SAA seeks to boost performance

South African Airways acting CEO Vuyisile Kona is preparing plans to increase revenue and improve efficiency in a new bid to boost the performance of the ailing state-owned carrier, writes Nicky Smith.

The company was forced to borrow R550-million from banks in November to finance its operations for December because of the festive season lull in passenger traffic.
According to Mr Kona, the plans, handed to SAA’s board were a set of “interim measures” aimed at stabilising the business.

The airline’s board and its shareholder, the Department of Public Enterprises, were devising a longer-term turnaround strategy to be handed to Public Enterprises Minister Malusi Gigaba in March.

“Our chairperson (Dudu Myeni) has told us she wants us to do more; it cannot be business as usual at SAA,” Mr Kona said.

He said everything — including fuel contracts, catering services and technical and maintenance divisions — was being scrutinised for efficiency.

“We are going through difficult times, and we are trying to get our house in order — that is why we are pushing ourselves to be as operationally efficient as possible because we can’t just go out and borrow money,” Mr Kona said.

SAA spends about R6.5-billion on fuel each year, or R540-million a month. Fuel accounted for as much as 40% of the business’s operational expenses, he said. Department of Public Enterprises spokesman Mayihlome Tshwete described the airline as a business “in distress.

He said borrowing against the R5-billion guarantee extended to the airline in October to fund its operations had always been envisaged.

“What did people think the R5-billion guarantee was supposed to be for? They were always going to use it…. R1.5-billion of that loan was designated for possible future working capital requirements,” Mr Tshwete said.

Mr Kona said the R550-million loan was currently repayable after three months, but Mr Tshwete said the repayment period and further loans the airline may require were still the subject of discussion.

“Some of processes have not been completed. Discussions are still going on with financial institutions. Some of the assertions on the funding make the assumption that these deliberations have been concluded,” Mr Tshwete said. “The payback date and the month have not been finalised. Right now we are discussing the details of what type of financial support SAA is trying to find.”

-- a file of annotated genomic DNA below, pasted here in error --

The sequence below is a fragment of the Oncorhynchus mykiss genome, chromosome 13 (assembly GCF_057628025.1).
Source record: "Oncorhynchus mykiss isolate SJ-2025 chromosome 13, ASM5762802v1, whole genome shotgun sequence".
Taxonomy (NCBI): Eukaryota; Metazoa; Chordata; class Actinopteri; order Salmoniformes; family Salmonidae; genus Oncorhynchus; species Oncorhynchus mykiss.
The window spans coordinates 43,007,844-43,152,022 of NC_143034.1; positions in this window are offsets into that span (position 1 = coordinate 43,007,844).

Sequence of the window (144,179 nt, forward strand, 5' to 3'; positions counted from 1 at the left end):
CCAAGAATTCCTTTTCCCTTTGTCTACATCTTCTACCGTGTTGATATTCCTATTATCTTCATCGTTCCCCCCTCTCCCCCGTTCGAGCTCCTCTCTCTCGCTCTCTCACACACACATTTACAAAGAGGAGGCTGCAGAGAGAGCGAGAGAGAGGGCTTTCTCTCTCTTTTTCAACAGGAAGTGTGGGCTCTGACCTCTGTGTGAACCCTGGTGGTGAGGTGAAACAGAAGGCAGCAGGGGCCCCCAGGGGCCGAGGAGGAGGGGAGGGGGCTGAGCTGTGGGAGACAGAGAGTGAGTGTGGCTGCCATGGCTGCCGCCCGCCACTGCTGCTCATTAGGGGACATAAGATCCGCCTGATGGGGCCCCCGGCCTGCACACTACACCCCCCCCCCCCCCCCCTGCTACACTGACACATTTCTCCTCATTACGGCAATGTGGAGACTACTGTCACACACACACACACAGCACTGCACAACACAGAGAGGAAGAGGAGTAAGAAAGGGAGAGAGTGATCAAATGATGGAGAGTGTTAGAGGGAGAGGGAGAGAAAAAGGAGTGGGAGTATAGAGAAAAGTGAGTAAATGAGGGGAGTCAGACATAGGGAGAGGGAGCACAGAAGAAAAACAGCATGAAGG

December usually has lower passenger volumes because of the unequal traffic created by returning holiday-makers, Mr Kona said.

Mr Kona added that SAA’s long-term fuel contracts had recently expired, and a new tender was being issued in the hope of securing cheaper fuel than the carrier was able to procure from the big five suppliers in South Africa.
“There has been interest in supplying us with fuel from overseas sources … from Europe. We are even looking at getting fuel from oil traders,” he said.

“Traders are coming to us and saying, ‘This is what you can do.’ We are looking at everything.”

Published with acknowledgement to Business Day – http://www.bdlive.co.za.

Standards warning as African aviation boomThe aviation industry in Africa is on the cusp of an unprecedented and extended boom, which augurs well for growth on the continent, but must also prompt a serious review of standards that can impact on safety and security, writes Natasha Jones.

“As the world comes to Africa looking to reap the benefits offered by emerging markets, the industry on the continent is already starting to noticeably expand, with new contracts and tenders coming on-stream over the length and breadth of the region,” says Forsyth Black, Senior Vice-President for Africa, the Middle East and India of Menzies Aviation, which operates at 136 airports in 29 countries.

“However with this increased traffic comes an increased responsibility to ensure that standards, including those related to support services such as baggage handling, passenger and aircraft services, are not neglected. Failing to ensure that these services keep up could have impacts that range from merely annoying to disastrous for citizens of developing countries and travellers alike,” he says.

It is believed that Africa will become home to more than 1200 new airliners in the next two decades as local economies grow, bringing increased trade and investment. Recently, Ethiopia was one of the first countries in the world to order Boeing’s latest, the 787 Dreamliner. At last
count, there were 88 new Boeing wide-body planes on order from African countries.

In the aviation industry alone, 2012 has seen the launch of Fastjet, a new pan-African airline backed by Lonrho and Stelios, the founder of EasyJet.  At the time of writing, there are entire new airports being built in Senegal, St Helena and Mozambique, and new terminals or refurbishments being completed in Morocco, Mauritius and Mozambique, says Black.

“On a continent as vast and in places as inaccessible as ours in Africa, aviation is key to trade and tourism as well as cross border travel for Africans.  Access to a safe, secure and modern aviation infrastructure is an economic imperative for Africa and its citizens.”

For more information visit: http://www.menziesaviation.com/.

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